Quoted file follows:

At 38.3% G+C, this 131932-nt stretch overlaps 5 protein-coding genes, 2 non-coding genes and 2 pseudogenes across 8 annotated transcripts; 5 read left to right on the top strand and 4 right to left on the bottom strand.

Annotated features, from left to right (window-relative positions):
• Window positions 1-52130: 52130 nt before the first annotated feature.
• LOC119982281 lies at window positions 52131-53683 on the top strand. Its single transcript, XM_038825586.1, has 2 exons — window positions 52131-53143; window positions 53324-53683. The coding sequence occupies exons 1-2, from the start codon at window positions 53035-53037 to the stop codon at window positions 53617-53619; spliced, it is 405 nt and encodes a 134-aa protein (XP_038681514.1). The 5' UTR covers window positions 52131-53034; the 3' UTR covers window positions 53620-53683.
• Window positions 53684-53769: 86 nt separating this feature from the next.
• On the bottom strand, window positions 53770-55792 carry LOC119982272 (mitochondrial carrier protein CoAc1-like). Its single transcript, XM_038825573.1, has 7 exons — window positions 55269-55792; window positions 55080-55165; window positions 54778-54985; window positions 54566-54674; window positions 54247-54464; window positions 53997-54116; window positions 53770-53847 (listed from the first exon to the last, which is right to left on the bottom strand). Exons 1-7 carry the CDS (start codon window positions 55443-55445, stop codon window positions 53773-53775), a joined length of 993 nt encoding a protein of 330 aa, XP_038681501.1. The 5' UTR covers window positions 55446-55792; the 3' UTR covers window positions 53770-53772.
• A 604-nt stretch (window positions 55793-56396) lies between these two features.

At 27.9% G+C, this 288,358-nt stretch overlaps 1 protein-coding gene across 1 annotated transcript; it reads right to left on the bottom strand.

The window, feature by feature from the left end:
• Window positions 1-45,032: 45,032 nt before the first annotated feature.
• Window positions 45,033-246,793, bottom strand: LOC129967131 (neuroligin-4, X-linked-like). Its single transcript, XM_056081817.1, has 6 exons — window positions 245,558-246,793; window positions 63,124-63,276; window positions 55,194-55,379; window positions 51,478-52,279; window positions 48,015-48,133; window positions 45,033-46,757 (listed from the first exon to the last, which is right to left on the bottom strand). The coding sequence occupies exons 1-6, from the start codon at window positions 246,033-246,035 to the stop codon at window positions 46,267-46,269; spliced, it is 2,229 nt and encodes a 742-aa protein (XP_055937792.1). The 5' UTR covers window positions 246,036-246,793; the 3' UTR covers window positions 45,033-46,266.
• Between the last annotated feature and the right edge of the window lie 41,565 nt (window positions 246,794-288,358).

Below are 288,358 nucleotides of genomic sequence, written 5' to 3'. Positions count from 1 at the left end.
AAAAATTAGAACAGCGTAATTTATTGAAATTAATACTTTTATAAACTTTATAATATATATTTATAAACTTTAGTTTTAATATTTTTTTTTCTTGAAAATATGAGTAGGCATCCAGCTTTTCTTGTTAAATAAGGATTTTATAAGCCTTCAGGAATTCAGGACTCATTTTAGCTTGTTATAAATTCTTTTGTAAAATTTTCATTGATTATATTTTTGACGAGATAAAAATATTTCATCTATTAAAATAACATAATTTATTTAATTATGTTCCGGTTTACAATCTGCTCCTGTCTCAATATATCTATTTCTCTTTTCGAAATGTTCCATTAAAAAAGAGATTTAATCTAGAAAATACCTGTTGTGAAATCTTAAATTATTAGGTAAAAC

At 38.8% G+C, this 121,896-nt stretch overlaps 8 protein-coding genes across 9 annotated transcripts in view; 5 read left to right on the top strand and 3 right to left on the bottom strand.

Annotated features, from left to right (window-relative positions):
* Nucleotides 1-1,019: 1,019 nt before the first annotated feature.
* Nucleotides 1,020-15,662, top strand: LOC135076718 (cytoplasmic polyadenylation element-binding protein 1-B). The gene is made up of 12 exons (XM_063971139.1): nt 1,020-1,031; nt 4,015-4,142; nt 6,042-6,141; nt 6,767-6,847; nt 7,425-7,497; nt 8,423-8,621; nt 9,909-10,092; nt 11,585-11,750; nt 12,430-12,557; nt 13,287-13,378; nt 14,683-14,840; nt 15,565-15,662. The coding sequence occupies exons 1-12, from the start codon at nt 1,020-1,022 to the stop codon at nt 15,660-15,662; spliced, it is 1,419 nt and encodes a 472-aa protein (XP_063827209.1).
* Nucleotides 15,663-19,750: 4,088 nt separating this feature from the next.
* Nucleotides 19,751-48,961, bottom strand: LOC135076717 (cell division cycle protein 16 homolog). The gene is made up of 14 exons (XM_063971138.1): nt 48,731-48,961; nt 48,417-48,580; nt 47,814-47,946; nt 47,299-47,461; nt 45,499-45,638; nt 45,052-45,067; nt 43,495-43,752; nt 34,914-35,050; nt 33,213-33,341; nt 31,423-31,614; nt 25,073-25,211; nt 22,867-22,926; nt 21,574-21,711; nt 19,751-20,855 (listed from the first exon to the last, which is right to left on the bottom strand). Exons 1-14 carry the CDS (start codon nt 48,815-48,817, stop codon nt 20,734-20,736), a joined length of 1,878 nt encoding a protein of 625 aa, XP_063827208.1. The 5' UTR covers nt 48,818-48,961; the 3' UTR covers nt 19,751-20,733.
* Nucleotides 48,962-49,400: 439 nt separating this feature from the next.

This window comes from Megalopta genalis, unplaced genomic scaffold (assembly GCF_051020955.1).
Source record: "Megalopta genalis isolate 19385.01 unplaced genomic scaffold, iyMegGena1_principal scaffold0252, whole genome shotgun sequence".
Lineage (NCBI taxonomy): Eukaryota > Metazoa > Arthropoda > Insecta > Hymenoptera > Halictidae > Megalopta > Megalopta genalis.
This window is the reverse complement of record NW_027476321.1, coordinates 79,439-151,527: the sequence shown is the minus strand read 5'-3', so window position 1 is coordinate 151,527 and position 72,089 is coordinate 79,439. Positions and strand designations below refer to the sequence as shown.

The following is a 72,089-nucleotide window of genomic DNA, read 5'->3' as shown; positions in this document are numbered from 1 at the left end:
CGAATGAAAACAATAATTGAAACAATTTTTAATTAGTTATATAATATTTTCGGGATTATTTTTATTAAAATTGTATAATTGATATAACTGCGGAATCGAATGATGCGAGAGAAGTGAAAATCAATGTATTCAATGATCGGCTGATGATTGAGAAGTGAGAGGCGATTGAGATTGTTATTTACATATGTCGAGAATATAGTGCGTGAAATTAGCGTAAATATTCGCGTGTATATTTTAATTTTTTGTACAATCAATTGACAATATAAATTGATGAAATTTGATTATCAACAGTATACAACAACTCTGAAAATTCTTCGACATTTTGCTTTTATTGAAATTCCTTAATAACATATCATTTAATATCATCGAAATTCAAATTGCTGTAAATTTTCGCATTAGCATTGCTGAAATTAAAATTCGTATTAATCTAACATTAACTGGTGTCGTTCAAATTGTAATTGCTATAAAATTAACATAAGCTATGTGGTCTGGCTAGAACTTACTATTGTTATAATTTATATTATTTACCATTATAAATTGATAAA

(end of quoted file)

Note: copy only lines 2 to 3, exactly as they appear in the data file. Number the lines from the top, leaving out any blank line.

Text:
Annotated features, from left to right (window-relative positions):
• Window positions 1-52130: 52130 nt before the first annotated feature.